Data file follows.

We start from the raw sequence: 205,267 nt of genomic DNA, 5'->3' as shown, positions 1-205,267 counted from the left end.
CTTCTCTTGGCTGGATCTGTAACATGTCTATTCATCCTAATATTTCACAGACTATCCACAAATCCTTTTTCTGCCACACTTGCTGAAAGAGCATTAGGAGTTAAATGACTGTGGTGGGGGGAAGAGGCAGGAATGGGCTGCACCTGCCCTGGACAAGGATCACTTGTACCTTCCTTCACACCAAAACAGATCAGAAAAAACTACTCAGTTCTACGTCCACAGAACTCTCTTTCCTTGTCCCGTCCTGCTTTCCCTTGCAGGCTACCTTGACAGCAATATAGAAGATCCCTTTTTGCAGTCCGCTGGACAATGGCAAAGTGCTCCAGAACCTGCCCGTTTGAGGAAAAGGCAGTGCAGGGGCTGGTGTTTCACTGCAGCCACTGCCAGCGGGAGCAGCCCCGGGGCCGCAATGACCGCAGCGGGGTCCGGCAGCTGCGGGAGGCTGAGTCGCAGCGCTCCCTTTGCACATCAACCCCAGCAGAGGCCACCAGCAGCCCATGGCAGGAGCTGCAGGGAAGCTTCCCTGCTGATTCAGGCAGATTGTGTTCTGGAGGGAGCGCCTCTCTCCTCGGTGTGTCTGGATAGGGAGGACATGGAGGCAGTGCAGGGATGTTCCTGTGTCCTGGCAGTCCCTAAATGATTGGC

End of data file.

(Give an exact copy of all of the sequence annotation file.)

We start from the raw sequence: 205,267 nt of genomic DNA, 5'->3' as shown, positions 1-205,267 counted from the left end.
CTTCTCTTGGCTGGATCTGTAACATGTCTATTCATCCTAATATTTCACAGACTATCCACAAATCCTTTTTCTGCCACACTTGCTGAAAGAGCATTAGGAGTTAAATGACTGTGGTGGGGGGAAGAGGCAGGAATGGGCTGCACCTGCCCTGGACAAGGATCACTTGTACCTTCCTTCACACCAAAACAGATCAGAAAAAACTACTCAGTTCTACGTCCACAGAACTCTCTTTCCTTGTCCCGTCCTGCTTTCCCTTGCAGGCTACCTTGACAGCAATATAGAAGATCCCTTTTTGCAGTCCGCTGGACAATGGCAAAGTGCTCCAGAACCTGCCCGTTTGAGGAAAAGGCAGTGCAGGGGCTGGTGTTTCACTGCAGCCACTGCCAGCGGGAGCAGCCCCGGGGCCGCAATGACCGCAGCGGGGTCCGGCAGCTGCGGGAGGCTGAGTCGCAGCGCTCCCTTTGCACATCAACCCCAGCAGAGGCCACCAGCAGCCCATGGCAGGAGCTGCAGGGAAGCTTCCCTGCTGATTCAGGCAGATTGTGTTCTGGAGGGAGCGCCTCTCTCCTCGGTGTGTCTGGATAGGGAGGACATGGAGGCAGTGCAGGGATGTTCCTGTGTCCTGGCAGTCCCTAAATGATTGGC